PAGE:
November 4, 2011 — To demonstrate the capabilities of a new digital humanities tool that maps the records and social networks of important historical figures, Daniel Pitti of the University of Virginia's Institute for Advanced Technology in the Humanities likes to start with Vannevar Bush, a forefather of the digital age.
"He was a prominent scientist in the United States who did a lot of things during World War II," Pitti said. "And he was connected to all kinds of people. He's a hero of the Web, in particular to the Web 2.0 crowd."
From his desk in IATH offices in Alderman Library, Pitti pulls up the prototype homepage of the Social Networks and Archival Context Project – or SNAC – and navigates to Bush's profile page. It includes a brief biography of Bush and lists the libraries and archives that hold material related to him.
In addition to Bush's own papers, which are housed at the Library of Congress, eight other archival records in the SNAC database reference him. The profile page lists where these records are kept and includes a description of the collections, a list of Bush's correspondents and colleagues, and a list of the organizations with which he was affiliated.
Pitti said several people have independently described the site as "Facebook for the dead."
Pitti started SNAC in 2010 with a $348,000 grant from the National Endowment for the Humanities. He began with about 28,000 archival records showing where different collections of papers and manuscripts are housed. He's since expanded it to about 140,000 records, with plans to include millions more.
He also recently received a $148,000 grant from the federal Institute of Museum and Library Services to create a National Archival Authorities Cooperative, which would explore expanding SNAC into a central repository of archival records with a trained cooperative of archivists to maintain it.
The idea isn't just to aggregate where the records of important historical figures are kept, though that's part of it. Pitti also wants to show how these people were situated in their own professional networks.
One particularly snazzy new tool creates a visualization of those networks. To demonstrate from Bush's profile page in SNAC, Pitti points his mouse at a small link at the top right corner of the page that says "NEW RGraph demo," and clicks.
"Usually when you show this to a group of people, the best description I've heard of what happens next is 'collective exclamation' – or you could just call it a gasp," Pitti said.
The profile page disappears, replaced by a spider-web of names. In the center is "Vannevar Bush," with lines radiating out to the names of different correspondents or people with whom he is connected in archival records.
"This is very early stages of this," Pitti said. "We're trying to figure out how to display all of the data. These are all of the people and institutions with whom Vannevar Bush is linked in the archival records we've collected."
Pitti follows a thread from Bush's name to that of Robert Oppenheimer, the father of the atomic bomb and a correspondent of Bush's. He clicks on Oppenheimer's name, and a new set of names radiate out from it on the page. One of the new names is that of poet T.S. Eliot.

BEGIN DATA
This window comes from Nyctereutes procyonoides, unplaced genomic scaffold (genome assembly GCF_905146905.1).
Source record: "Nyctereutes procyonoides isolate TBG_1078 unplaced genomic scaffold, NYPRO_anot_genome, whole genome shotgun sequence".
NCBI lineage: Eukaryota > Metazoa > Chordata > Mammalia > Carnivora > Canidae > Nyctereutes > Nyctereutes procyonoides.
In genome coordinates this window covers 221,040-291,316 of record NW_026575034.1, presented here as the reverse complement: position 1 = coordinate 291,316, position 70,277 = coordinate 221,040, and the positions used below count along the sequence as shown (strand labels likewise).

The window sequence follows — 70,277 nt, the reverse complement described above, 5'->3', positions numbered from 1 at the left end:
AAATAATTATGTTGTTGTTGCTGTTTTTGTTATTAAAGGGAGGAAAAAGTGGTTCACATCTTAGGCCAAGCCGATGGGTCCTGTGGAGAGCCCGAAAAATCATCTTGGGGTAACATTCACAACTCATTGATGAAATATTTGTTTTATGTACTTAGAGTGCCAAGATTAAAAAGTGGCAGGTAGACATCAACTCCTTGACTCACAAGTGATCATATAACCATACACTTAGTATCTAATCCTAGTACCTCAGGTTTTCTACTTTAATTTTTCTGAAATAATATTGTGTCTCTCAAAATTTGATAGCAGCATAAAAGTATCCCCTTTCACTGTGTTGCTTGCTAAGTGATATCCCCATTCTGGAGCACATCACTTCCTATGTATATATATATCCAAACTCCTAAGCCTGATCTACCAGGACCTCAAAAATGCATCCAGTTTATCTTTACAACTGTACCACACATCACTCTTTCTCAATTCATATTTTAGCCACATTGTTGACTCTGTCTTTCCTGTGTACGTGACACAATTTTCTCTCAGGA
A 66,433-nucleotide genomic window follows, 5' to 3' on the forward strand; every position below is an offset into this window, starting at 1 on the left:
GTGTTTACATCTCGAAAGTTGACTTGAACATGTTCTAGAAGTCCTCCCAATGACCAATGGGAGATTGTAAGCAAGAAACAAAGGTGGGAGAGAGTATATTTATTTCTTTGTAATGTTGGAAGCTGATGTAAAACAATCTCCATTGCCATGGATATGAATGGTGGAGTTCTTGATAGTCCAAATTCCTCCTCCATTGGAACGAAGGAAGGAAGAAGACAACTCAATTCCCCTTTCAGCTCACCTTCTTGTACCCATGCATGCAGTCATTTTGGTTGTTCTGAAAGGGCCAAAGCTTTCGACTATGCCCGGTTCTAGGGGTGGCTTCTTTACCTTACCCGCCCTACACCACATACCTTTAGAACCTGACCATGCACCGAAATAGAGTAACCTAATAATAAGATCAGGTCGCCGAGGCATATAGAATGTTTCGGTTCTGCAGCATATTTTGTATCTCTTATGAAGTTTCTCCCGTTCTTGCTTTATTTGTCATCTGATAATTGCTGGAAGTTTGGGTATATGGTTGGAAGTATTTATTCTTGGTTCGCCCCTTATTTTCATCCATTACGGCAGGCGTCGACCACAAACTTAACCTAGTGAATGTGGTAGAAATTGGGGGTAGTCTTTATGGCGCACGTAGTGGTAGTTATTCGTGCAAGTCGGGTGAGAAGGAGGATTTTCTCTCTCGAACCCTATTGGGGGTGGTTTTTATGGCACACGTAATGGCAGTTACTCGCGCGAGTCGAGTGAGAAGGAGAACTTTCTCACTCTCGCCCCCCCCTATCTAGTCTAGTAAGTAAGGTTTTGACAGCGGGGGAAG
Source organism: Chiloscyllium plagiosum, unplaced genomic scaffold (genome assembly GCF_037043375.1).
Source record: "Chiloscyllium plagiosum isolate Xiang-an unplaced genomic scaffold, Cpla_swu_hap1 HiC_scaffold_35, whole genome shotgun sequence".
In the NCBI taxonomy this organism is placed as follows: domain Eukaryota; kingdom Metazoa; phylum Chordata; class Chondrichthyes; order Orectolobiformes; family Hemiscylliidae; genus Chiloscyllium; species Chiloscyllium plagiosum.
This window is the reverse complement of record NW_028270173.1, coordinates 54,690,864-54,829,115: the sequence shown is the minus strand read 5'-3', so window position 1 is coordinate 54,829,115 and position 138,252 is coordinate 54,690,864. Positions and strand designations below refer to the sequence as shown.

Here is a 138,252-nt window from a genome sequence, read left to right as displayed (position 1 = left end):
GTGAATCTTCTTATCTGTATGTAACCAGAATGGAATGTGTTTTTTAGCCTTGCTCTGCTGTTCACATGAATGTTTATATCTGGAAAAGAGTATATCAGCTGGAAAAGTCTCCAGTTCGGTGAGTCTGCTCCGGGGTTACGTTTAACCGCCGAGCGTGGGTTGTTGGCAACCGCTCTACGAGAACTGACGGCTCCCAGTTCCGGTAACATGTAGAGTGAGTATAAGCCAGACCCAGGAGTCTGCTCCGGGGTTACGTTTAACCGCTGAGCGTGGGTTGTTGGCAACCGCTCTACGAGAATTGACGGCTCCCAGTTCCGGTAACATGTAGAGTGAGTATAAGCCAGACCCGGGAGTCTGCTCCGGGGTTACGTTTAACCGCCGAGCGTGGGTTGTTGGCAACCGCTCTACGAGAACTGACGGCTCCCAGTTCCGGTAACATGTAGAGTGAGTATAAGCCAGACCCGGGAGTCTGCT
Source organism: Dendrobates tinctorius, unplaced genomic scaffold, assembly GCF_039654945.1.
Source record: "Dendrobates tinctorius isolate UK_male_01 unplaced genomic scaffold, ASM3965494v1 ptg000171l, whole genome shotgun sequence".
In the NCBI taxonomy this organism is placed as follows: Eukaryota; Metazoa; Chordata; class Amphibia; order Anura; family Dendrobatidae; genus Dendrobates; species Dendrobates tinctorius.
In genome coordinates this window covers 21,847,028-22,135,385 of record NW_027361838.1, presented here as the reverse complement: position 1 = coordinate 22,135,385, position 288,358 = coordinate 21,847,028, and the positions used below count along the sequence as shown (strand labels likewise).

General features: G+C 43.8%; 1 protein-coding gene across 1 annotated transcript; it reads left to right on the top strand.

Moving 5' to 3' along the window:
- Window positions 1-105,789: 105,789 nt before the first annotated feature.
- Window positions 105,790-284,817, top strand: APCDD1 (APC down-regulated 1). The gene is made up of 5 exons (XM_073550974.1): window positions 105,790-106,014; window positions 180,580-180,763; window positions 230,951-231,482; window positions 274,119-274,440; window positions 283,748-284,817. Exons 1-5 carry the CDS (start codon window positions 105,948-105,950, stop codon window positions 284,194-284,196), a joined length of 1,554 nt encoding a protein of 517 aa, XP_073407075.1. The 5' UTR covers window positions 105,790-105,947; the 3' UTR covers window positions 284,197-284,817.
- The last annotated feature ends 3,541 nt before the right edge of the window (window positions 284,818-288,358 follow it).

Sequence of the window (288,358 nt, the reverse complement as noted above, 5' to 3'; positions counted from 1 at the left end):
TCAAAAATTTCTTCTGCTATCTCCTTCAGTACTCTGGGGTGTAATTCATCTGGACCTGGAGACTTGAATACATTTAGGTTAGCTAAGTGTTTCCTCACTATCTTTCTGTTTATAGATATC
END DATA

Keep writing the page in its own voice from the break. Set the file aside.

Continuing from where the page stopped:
A click on Eliot's name expands the visualization again, this time to include those connected to Eliot in archival records. Pitti points out one name in particular.
"This puts Groucho Marx three degrees of separation away from Vannevar Bush and two degrees of separation from Robert Oppenheimer. This is all in the very fine tradition of Kevin Bacon," Pitti said with a smile, referring to the popular game in which actors are connected to Bacon by no fewer than seven degrees of separation. (The Oracle of Bacon, a site that tracks those connections, was conceived and built by a U.Va. graduate student.)
Alan Liu is an English professor at the University of California, Santa Barbara, and works on a digital humanities project called the Research oriented Social Environment, or RoSE, that aims to link authors with books, documents and articles, going all the way back to the Renaissance. With Pitti's permission, RoSE harvests data from SNAC.
"The parlance of Web 2.0 talks a lot about the 'social graph,' or the ways in which everybody is linked together with everyone else," Liu said. "SNAC is a brilliant project in this way, because it's a complete re-imagination of the library metaphor as a social-document-graph."
Kenneth Price is an English professor at the University of Nebraska-Lincoln and co-director of the Walt Whitman Archive. For researchers looking into Whitman, whose manuscripts are scattered among several collections, a service such as SNAC is a huge benefit, Price said.
"For example, Whitman's poetry manuscripts are scattered at over 30 repositories," he said. "So having the work that Daniel is doing readily available online will really be a boon for Whitman scholars as they pull together records, figure out where documents are located and trace the creative process by looking at early drafts of these works."
The new grant is funding a series of meetings designed to explore the possibility of putting together the National Archival Authorities Cooperative, which would consist of archivists, librarians and scholars. If there's sufficient buy-in, SNAC could grow into a national program that provides a near-comprehensive list of records on millions of historical figures, Pitti said.
"The archival community could then begin using it to do all their description and make connections that I'm not making, so that it becomes a professional community project linked back to the collections," he said.
The first meeting will take place this spring at the National Archives and Records Administration in Washington, D.C.